GridInventory isn’t an
InventoryProperty, so that won’t compile. But you’re on the right track.
First, it’s important to know what the context is behind what you’re doing - the methods for working with an inventory differ based on whether you have a chest, a player’s inventory, or some other implementation. An inventory is a combination of 0, 1, or more slots and contains multiple layers, so you need to specify what you’re looking for through queries.
For example, the player’s inventory (
player.getInventory()) contains multiple inventories - the main inventory, the hotbar, the player’s armor, and potentially more as a result of mods. To target a specific slot, you need to first query the part of inventory you’re interested in. For simplicities sake, I’m looking for the top left slot of the player’s main inventory. We can get that using:
Inventory main = player.getInventory().query(MainPlayerInventory.class);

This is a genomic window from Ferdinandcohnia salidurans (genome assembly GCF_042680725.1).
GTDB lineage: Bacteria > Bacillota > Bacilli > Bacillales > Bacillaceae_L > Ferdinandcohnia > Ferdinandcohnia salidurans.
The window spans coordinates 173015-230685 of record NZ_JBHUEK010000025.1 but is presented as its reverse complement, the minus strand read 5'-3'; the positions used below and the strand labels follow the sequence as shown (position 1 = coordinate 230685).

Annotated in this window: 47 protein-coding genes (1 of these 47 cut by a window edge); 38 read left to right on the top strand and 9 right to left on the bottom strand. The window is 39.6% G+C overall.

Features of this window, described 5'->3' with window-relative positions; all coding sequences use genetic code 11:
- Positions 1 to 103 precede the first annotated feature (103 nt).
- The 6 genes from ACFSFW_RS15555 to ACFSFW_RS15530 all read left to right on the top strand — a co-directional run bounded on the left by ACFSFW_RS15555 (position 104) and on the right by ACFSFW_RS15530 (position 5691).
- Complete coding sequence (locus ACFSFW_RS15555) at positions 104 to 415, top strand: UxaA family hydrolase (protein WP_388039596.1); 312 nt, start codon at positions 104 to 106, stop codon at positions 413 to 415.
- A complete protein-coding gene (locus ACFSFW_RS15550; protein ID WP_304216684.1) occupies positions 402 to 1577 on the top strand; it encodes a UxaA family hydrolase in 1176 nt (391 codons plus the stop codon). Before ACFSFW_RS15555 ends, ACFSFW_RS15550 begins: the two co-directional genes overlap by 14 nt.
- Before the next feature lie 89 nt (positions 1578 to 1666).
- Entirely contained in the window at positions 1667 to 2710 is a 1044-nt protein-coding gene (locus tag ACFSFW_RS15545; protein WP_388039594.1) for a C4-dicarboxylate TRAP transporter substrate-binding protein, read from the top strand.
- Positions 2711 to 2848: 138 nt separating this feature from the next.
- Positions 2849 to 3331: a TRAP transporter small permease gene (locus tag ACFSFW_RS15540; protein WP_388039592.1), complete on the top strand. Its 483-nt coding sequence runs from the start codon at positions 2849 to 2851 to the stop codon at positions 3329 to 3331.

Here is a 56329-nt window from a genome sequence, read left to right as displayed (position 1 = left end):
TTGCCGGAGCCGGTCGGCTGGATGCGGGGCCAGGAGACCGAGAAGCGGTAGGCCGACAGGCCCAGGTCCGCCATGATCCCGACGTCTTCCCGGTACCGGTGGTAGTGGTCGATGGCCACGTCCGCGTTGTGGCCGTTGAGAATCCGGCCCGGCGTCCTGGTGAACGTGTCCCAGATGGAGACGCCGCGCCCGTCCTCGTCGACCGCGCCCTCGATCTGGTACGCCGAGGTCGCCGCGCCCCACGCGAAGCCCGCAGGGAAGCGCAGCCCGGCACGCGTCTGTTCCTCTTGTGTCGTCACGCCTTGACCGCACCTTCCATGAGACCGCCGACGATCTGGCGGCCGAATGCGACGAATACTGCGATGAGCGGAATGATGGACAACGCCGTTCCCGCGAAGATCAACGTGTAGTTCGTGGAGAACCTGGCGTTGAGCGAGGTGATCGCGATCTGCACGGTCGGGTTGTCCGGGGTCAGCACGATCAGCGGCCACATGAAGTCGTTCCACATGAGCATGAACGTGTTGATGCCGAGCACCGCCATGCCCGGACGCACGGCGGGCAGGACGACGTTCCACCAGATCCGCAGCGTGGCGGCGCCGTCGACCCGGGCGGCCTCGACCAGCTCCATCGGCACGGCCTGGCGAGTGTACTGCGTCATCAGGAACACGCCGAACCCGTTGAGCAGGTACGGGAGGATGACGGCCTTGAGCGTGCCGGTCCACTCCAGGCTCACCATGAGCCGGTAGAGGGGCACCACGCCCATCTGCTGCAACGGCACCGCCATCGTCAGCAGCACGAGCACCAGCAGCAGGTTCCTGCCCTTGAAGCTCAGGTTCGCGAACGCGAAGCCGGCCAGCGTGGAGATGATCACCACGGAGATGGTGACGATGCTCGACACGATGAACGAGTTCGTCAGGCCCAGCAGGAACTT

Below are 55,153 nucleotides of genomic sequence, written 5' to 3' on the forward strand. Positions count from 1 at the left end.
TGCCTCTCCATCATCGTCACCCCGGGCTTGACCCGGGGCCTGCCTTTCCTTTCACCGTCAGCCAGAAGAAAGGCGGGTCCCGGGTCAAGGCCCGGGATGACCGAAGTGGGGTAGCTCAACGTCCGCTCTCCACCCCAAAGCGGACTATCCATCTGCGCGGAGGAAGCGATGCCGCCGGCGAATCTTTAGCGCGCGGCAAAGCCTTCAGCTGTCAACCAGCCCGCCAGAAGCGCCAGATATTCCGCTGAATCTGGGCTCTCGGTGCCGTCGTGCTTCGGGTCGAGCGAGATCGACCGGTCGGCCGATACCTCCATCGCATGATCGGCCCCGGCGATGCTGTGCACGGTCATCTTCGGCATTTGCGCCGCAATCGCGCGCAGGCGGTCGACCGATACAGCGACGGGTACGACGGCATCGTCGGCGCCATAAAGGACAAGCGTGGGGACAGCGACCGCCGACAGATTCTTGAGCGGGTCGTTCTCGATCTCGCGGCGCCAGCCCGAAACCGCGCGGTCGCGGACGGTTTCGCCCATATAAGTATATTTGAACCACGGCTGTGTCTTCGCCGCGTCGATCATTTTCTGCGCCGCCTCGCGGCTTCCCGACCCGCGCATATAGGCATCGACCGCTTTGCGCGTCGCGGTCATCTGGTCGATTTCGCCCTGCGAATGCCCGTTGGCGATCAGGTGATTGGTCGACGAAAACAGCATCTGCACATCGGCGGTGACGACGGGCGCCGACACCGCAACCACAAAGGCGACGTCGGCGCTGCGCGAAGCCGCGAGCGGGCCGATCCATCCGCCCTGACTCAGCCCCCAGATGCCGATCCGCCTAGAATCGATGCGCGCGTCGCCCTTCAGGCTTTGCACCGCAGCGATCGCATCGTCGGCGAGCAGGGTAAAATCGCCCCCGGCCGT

At this point, the inventory we have could be one of three things:
- An empty inventory, if there was no match in the query (in this case, that shouldn’t happen - but you never know thanks to mods).
- A single
MainPlayerInventory object representing the player’s main inventory
InventoryAdaptor containing multiple
MainPlayerInventory objects, one of which is (hopefully) the player’s main inventory (also shouldn’t happen, but… mods )
We’re going to presume that nothing is interfering with the inventory structure and the second one occurred, but it’s important to note the possibility of other results (as we’ll be dealing with this later).
MainPlayerInventory contains the player’s hotbar and grid inventories. We can get the grid inventory from here, and then finally get the slot in column - row order (which places the top left slot at 0, 0). I’ll leave you to handle the returned
Optional as you see fit.
Optional<Slot> slot = ((MainPlayerInventory) main).getGrid().getSlot(0, 0);
As said above, a lot of this depends on what you’re trying to do and the context of the situation. It’s always better to include detail so people know exactly what you’re trying to accomplish and set you on the right path. Giving directions to a location without knowing where you’re starting from is a losing battle.